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. Last Updated: 07/27/2016

Russian Kidnaps Phrases For Indescribable Crime

The spiral of crime is changing the way Russians speak.


Such terms as stal'niye dveri (steel doors), pitbul' (pit bull) and gazovy ballonchik (mace) have become common household words.


Not only that, but these days the word terakt, short for terroristichesky akt and once used only in reports from abroad, is a staple of the daily national news.


The announcement last week of one particular terakt is what caught our eye here at the Word's Worth. Itar-Tass quoted police as saying that operativniki, or undercover police, had arrested a gang that had held an infant girl hostage for a month in an attempt to extract a large ransom from her wealthy father. It was the first time in Russia a baby was the victim of a kidnapping.


The title of the Itar-Tass communique was Kidnepping.


Why would Russian, which already has its own word for "kidnapping" -- pokhishcheniye -- need to borrow an English word? One reason might be that the crime has taken on the terror proportions that people once associated only with life beyond Soviet borders. Before 1992, we heard pokhishcheniye used more often to refer to the annoying local wedding ritual of stealing the bride.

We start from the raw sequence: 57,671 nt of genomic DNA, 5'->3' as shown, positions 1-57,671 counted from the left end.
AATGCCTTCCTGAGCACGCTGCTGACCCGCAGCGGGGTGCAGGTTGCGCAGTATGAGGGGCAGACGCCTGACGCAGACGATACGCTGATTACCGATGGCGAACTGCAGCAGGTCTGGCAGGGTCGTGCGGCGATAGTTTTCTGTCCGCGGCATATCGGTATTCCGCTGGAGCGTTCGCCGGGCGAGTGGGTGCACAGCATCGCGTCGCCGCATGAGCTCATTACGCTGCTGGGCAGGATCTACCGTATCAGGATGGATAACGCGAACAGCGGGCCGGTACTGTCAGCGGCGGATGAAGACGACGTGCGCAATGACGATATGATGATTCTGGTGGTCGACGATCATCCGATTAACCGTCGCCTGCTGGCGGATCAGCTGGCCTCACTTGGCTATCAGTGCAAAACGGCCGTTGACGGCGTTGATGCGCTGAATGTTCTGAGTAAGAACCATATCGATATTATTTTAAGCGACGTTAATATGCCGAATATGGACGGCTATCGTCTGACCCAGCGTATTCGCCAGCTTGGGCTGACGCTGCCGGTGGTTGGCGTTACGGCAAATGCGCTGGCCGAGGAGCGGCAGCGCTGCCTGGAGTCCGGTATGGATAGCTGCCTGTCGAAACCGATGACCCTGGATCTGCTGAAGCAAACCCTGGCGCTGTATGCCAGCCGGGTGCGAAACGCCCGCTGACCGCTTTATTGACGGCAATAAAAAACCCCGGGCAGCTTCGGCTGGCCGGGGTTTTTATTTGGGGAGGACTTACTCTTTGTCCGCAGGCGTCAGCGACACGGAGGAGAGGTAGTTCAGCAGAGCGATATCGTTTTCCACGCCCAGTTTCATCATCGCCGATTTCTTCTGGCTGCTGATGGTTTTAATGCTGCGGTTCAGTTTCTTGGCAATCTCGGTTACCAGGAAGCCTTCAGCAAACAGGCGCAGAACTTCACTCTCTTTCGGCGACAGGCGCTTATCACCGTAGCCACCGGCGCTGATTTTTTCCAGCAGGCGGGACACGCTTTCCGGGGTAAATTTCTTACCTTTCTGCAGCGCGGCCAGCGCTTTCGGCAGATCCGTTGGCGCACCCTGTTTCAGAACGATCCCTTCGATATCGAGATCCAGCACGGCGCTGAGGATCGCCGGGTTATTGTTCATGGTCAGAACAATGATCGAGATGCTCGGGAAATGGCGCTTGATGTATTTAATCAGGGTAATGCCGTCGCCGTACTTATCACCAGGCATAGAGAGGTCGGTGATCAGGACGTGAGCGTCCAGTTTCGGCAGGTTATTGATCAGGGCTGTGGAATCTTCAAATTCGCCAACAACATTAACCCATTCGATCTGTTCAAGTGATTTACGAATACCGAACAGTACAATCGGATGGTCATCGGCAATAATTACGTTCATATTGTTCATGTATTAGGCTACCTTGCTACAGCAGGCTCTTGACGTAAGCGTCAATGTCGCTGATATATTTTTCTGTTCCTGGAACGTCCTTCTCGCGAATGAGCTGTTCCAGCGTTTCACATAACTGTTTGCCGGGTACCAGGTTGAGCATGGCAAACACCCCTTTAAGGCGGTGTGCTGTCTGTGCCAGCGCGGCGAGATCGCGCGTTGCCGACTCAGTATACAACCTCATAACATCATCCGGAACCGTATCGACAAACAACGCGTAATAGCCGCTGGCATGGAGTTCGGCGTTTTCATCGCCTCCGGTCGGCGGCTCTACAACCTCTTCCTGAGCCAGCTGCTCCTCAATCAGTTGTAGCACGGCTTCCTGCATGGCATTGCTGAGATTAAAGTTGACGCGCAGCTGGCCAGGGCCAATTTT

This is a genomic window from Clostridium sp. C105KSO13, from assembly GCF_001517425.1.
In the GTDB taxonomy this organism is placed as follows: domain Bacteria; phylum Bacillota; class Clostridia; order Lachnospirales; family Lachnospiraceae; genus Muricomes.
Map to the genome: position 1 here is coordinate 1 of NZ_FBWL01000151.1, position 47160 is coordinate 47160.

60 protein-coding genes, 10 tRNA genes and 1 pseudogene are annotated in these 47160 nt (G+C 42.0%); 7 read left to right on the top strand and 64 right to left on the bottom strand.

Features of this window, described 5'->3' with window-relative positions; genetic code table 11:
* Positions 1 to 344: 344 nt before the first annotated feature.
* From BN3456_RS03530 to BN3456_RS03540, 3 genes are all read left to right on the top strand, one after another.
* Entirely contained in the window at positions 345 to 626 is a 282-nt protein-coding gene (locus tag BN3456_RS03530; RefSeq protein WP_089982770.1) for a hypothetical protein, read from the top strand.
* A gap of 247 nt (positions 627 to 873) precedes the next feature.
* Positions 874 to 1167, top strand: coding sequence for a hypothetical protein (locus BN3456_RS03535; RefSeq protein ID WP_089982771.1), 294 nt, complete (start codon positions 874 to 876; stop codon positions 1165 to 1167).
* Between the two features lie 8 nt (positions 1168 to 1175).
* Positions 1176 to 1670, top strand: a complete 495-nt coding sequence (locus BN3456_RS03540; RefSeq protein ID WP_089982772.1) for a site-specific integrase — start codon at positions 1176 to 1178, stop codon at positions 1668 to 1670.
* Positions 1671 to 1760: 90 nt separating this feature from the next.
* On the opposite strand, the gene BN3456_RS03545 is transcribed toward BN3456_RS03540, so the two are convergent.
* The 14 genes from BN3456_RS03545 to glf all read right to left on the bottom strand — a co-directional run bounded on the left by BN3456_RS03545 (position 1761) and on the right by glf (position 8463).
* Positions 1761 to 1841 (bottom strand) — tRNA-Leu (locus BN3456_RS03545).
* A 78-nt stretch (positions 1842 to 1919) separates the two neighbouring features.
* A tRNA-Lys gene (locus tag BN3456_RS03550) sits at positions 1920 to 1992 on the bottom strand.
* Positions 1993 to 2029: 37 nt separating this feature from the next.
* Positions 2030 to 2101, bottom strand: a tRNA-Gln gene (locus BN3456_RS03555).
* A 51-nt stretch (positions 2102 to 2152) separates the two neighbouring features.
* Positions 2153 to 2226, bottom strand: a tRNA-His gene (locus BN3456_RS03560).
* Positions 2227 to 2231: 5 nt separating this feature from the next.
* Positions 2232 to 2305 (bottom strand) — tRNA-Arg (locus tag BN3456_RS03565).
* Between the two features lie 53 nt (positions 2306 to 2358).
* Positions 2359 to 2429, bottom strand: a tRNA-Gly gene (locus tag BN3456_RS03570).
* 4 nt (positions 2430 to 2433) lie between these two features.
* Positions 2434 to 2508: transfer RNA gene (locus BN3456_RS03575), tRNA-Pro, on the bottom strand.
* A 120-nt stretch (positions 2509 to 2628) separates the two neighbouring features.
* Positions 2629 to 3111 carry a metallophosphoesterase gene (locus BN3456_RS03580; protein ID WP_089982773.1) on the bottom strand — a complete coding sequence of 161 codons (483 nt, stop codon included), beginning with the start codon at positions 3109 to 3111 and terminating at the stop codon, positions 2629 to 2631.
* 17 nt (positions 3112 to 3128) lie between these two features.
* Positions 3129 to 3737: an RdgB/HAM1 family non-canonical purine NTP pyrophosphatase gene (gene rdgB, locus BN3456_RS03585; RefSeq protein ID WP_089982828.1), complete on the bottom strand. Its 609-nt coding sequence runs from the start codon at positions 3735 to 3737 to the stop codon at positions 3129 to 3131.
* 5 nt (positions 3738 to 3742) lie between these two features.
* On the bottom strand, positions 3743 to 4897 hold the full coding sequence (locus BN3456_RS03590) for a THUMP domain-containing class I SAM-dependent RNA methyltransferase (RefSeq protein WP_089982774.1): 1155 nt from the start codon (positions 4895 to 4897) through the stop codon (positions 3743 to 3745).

A far more serious crime than pokhishcheniye in those days was khishcheniye gosudarstvennogo imushchestva, the embezzlement of state property, which, depending on the amount of property embezzled, could carry capital punishment (vyshiye mery nakazaniya). Luckily for all those biznesmeny who struck it rich after the fall of the Communist Party, the authorities stopped enforcing that law several years ago.


Unluckily for everyone else, the post-Soviet gold rush has produced forces to replace the Party as the owners of everything, and not all of them have something to do with the free market. There are bossy, reketiry and mafiozy, again words all borrowed from the outside world. There are vory v zakone (thieves in law) and pakhany (crime gang leaders), homegrown words that have emerged from their traditional place in slang dictionaries and are now mainstream media terminology.


There are korrumpirovanniye chinovniki (corrupt officials) who work in the korrumpirovanny apparat (corrupt state bureaucracy), who do their backstage deals with what one legislator called teneviye gruppy mafioznogo kharaktera (shadowy groups of a mafia character).


To put a stop to all this, President Boris Yeltsin has issued a decree with the typically unwieldy appellation O zashchite naseleniya ot banditizma i organizovannoi prestupnosti (On the Defense of the Population from Banditry and Organized Crime).Yeltsin did not coin the term banditizm, but the name of the decree certainly put the word on the tip of everybody's tongue.